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Re: re: Where to Live, Part Deux, or How to Make the Best of

Postby Patrick » Sat Apr 21, 2007 7:09 am

SoCal Rider wrote:Never having been to those areas, I should have asked Patrick to expand on his Bridger/Big Sky comment before mouthing off.


It's okay, I didn't take your points personnally and are totally valid points.

I'm not as familiar with what is close to Bozeman other than BB and BS/MB. Targhee and Jackson are a few hours away.

My feeling is that the option from Bozeman are pretty limited, also I find that BB and BS are flawed in some way. It's hard to explain why, the fact that it has two extremes probably. It's either extremely flat or extremely steep.

The comments about Big Sky/Bridger illustrate the difficulty of rating areas. I agree that both mountains are flawed for advanced intermediate skiers who can't handle the extreme runs and are thus relegated to terrain below their level. I'm not sure why this bothers Patrick so much at his ability level though.


What bother me here is the extreme stuff is served by the Lone Peak tram (15 people), you shutdown that Tram or you add long lineups (windhold, terrible coverage on top) and the rest of the mountain, well. :roll: The terrain off the Challenger lift is fun, but it's pretty limited when you compared on the size of the area.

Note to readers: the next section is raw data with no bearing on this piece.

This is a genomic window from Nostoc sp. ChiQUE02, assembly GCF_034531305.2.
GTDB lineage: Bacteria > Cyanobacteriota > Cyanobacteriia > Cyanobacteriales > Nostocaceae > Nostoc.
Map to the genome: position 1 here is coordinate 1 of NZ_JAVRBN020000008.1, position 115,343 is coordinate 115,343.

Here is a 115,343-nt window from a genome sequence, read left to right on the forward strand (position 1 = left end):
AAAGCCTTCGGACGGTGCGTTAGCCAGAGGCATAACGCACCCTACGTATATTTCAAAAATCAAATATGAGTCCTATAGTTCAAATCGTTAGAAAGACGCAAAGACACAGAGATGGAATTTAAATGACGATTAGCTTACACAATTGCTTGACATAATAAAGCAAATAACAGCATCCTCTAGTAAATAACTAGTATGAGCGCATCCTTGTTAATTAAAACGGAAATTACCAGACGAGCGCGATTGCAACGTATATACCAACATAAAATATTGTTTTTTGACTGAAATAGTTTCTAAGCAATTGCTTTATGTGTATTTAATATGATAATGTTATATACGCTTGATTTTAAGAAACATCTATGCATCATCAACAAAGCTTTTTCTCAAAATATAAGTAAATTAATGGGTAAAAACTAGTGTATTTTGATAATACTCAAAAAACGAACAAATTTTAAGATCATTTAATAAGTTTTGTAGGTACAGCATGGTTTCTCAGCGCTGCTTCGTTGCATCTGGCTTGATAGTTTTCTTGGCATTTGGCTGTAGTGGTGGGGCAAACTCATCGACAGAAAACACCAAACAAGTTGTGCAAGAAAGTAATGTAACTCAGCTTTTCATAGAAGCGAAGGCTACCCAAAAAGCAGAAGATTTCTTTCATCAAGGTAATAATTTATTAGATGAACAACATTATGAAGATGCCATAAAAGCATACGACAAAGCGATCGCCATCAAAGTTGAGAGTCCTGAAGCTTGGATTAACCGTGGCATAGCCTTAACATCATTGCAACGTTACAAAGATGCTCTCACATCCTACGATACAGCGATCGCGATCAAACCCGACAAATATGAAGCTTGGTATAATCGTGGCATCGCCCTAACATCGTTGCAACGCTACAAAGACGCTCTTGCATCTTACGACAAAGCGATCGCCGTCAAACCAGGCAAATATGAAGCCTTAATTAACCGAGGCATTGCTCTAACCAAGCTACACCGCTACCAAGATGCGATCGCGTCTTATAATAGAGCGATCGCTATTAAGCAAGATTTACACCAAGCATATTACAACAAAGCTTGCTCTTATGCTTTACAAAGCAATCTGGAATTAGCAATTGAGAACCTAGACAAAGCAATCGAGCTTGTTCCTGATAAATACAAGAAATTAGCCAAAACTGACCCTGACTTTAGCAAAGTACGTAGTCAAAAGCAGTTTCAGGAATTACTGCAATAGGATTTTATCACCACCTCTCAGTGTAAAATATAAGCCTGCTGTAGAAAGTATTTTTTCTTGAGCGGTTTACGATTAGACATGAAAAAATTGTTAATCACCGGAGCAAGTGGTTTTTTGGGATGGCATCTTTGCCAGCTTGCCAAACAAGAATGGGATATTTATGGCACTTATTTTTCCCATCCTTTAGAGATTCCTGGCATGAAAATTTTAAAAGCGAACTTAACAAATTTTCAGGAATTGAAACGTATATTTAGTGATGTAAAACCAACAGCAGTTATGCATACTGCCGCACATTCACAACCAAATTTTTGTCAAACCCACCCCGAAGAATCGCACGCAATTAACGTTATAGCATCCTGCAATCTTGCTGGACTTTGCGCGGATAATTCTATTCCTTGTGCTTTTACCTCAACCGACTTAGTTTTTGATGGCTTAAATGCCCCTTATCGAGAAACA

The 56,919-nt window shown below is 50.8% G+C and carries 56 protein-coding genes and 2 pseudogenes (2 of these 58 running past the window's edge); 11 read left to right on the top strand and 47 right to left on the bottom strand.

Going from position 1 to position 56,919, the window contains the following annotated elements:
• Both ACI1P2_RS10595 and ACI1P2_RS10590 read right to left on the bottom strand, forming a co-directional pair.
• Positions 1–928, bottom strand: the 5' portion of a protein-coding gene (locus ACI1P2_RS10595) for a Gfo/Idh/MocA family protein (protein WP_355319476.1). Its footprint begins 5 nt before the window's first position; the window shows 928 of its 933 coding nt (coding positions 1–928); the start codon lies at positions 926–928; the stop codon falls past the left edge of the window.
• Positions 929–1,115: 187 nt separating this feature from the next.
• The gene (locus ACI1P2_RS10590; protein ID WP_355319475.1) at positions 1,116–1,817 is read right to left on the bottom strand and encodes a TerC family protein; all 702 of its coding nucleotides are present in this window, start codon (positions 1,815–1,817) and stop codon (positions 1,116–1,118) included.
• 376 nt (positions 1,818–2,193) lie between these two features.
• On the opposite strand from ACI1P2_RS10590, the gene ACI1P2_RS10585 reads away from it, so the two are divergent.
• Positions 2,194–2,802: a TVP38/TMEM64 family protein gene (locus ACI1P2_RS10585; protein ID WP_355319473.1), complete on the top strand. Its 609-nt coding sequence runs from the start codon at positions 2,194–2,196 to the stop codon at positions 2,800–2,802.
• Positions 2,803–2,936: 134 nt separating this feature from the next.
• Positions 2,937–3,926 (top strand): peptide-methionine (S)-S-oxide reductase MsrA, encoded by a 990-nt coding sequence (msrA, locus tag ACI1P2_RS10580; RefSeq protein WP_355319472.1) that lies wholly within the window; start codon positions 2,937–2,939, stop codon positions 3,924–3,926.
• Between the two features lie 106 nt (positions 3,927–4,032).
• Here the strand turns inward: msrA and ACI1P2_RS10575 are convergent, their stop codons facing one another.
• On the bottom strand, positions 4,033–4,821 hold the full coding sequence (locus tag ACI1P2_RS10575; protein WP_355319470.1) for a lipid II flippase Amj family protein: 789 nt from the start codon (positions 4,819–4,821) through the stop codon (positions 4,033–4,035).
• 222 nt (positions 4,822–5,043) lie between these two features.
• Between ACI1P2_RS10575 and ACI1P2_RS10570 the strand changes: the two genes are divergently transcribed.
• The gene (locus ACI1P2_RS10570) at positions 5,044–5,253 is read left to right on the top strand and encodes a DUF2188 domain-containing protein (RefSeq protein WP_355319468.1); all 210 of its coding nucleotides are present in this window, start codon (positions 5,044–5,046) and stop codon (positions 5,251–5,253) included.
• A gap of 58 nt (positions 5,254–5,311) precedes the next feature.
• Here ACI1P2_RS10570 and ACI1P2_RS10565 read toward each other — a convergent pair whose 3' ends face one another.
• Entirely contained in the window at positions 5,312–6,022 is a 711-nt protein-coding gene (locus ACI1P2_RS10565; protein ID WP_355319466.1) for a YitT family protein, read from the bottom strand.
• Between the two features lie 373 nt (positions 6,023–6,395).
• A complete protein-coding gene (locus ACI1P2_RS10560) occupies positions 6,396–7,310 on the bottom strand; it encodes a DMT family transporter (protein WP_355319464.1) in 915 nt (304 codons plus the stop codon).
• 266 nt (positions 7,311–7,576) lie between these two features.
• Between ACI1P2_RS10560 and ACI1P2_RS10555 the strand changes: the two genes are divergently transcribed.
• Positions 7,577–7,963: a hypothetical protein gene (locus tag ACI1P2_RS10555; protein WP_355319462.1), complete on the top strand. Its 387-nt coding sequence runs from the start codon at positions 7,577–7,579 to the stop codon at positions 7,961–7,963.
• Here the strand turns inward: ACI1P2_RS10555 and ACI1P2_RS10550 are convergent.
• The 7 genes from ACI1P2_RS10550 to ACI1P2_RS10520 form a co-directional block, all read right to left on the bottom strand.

Bridger is the same way, the liftserved part without the hike to the ridge is steep at the top (not for long) and then flat. There is no in between. Big Sky is great and I would love to return, however I think that living in Bozeman is pretty limiting in option wise if the year is bad. Again, I don't know the Montana geography well enough, but I would prefer to have a choice of areas and terrain in case of bad years. These two areas only have two choice, very steep or very flat. I'm generalized here, but that the overall impression I got.